Livestock Industry Foundation for Africa (LIFA) believes that Nigeria should by now drive a more proactive management approach to the control of Avian Influenza (AI) epizootics. Nigeria is a potentially high-risk target country vulnerable to Avian Influenza outbreak possibly annually or biannually (February-April).
The country is a target hub to three out of the four migratory bird routes from South East Asia which had repeatedly reported consistent epizootics. The Federal Ministry of Agriculture should by now have a revisable AI risk map for all the states in the federation. LIFA believes that more commitment of budget to VOM Research Institute and many Veterinary schools of epidemiology department can syndicate on researching zero epidemiological studies of carrier birds like ducks and the migrating birds who have some resting locations to quantify positive indexes on state level to seropositive cases to AI antigen of either H5NI or H5N8 which have been conclusively identified in Nigeria, Niger and Cameroon.
The initial conservative estimate of market loss to Avian Influenza last estimated by poultry Association of Nigeria was in the magnitude of 14 Billion Naira, while individual farms that suffered millions of market loss within the short duration of outbreaks are found across the nation.
It is evident that the Federal Government of Nigeria can no longer continue her initial program of compensating farmer for the loss of birds in their farms due to AI. Over 3 million commercial birds have been lost to AI and farmers haven’t been totally compensated. The fear of the delay and non-payment of prompt compensation to farmers often resulted in the fear to report this noticeable disease of poultry or engage in panicky sales of unhealthy birds to the public.
A recent outbreak in Kano state has led to culling of 9000 birds as confirmed by the Director in the state’s Ministry of Agriculture and Natural Resources, Dr Shehu Bawa on 30th December, 2016. He further encouraged surveillance and disinfection of other farms as the solution to the spread of the disease, consequently urging the federal government to pay outstanding compensations.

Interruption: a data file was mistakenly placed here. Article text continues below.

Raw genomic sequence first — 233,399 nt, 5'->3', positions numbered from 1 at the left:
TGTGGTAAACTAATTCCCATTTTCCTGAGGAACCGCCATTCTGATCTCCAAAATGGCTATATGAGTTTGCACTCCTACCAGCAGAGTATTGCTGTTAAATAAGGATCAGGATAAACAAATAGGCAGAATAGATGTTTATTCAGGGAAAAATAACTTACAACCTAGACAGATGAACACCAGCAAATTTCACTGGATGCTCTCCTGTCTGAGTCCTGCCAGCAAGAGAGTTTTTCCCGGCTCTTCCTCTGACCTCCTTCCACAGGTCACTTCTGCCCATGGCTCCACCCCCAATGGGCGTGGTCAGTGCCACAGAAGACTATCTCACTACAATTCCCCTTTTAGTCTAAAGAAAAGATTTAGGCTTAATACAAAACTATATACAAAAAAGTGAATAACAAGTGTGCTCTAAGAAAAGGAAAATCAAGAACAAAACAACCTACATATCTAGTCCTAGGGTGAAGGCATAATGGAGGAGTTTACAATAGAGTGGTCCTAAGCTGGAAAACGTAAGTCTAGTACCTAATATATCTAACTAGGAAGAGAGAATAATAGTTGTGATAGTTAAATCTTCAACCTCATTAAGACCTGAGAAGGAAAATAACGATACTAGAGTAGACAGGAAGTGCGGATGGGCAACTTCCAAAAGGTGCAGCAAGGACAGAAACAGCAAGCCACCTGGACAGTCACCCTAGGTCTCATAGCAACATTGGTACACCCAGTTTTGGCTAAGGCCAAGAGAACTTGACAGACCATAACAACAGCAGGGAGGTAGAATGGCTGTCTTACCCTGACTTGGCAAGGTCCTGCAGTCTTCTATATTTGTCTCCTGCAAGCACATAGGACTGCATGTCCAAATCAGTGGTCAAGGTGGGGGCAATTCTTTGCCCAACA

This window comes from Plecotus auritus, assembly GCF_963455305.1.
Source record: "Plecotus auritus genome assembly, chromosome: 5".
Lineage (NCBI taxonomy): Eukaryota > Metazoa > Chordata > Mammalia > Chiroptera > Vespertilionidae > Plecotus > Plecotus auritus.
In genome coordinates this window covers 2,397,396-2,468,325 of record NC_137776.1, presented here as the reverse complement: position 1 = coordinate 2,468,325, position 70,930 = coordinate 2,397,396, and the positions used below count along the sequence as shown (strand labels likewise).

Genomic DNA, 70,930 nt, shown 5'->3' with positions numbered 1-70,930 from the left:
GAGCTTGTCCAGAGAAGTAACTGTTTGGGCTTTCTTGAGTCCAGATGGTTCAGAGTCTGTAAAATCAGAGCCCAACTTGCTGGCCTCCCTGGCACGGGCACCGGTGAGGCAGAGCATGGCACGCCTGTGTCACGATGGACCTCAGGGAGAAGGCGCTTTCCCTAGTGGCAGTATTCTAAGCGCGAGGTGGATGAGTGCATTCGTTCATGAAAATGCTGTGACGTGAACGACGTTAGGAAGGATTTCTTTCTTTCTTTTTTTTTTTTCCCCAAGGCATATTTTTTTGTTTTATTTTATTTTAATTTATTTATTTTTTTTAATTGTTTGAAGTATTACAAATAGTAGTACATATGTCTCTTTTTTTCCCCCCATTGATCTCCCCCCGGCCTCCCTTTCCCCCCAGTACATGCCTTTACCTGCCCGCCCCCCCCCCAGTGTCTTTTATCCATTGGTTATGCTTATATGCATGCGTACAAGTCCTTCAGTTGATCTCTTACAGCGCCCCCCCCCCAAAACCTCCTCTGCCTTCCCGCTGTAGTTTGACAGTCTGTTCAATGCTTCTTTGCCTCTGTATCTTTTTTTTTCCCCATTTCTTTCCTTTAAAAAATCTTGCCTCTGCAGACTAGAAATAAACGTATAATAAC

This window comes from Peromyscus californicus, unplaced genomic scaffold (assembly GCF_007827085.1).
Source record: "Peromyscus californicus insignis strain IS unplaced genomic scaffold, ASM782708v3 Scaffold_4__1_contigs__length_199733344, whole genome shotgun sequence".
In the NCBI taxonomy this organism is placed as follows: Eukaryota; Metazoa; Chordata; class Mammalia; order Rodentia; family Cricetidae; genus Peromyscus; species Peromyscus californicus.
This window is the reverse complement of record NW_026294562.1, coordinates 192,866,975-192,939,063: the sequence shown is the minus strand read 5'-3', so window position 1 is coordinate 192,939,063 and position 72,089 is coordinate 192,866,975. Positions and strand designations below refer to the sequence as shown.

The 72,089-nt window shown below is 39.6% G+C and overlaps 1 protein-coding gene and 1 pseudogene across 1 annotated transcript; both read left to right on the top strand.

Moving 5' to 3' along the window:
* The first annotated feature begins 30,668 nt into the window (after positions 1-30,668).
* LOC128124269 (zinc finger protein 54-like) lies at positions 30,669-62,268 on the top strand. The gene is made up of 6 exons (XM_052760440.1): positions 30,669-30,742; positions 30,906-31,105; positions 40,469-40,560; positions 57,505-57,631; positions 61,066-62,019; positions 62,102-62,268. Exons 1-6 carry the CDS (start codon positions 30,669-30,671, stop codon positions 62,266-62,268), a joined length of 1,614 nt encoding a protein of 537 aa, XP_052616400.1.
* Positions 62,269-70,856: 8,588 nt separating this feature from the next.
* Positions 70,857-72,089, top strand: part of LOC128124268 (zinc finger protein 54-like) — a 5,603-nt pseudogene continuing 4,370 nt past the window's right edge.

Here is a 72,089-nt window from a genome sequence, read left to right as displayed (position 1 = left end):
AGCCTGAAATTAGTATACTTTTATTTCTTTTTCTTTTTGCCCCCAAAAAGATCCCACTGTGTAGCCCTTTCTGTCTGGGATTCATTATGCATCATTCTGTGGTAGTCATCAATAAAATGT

The OIE policy declaration of no vaccination had become more proactive by adopting a mixed strategy option for the control of AI epizootiology Eminent Scientists, like Ilara Capua of OIE, believed that reliance only on stamping out and biosecurity is no more a popular option to the management of Avian Influenza epizootics, and concluded that heterologous killed vaccines could be used together with other biosecurity measures to control this disease.
LIFA recommends that government should support a situation study of the disease in Nigeria as suggested earlier. Government must instruct and fund research by VOM and Universities on the suitability of new varieties of vaccines now been successfully used in other Asian countries and some regions in Europe on their immunogenicity and the lesser risk of shedding the vaccines in litter, a situation that may not be possible with killed homologous or heterologous vaccines.
Government should allow the Directorate of Veterinary services to identify any suitable heterologous vaccine from research outcome that must be imported to Nigeria. These approved strains must be the legal strain approved for Nigeria and any other strain becomes illegal for importation. NAFDAC must only approve for importation only, vaccines that meet the prescribed criteria of the ministry of agriculture of the Directorate of Veterinary services.
Our Livestock Opinion Poll on this topic however showcased different opinions and views about Avian Influenza vaccination. The government should summon a wider and larger public stakeholder meeting to better demystify the vaccine challenges and seek possible ways to promote research studies that focus on Avian Influenza.
Download the Livestock opinion poll of respondents here. We also await your own view in the comment box below. LIFA is available for collaboration that focuses on education, research, investigation, capacity building and project restart.
One Comment on “AVIAN INFLUENZA VACCINATION AS AN APPROVED POLICY IN NIGERIA, SHOULD NIGERIAN POULTRY FARMERS EMBARK ON THIS ROUTE?”
The wholitic Approach to the control of AI includes vaccination, we can no longer shy away from this part of the control program aimed at eradication. Again, any outbreak has been reported 21st Jan 2019.
It is high time a ring approach is considered or better still what i call BROODER’S APPROACH to AI Vaccination. We need to save our Poultry industry!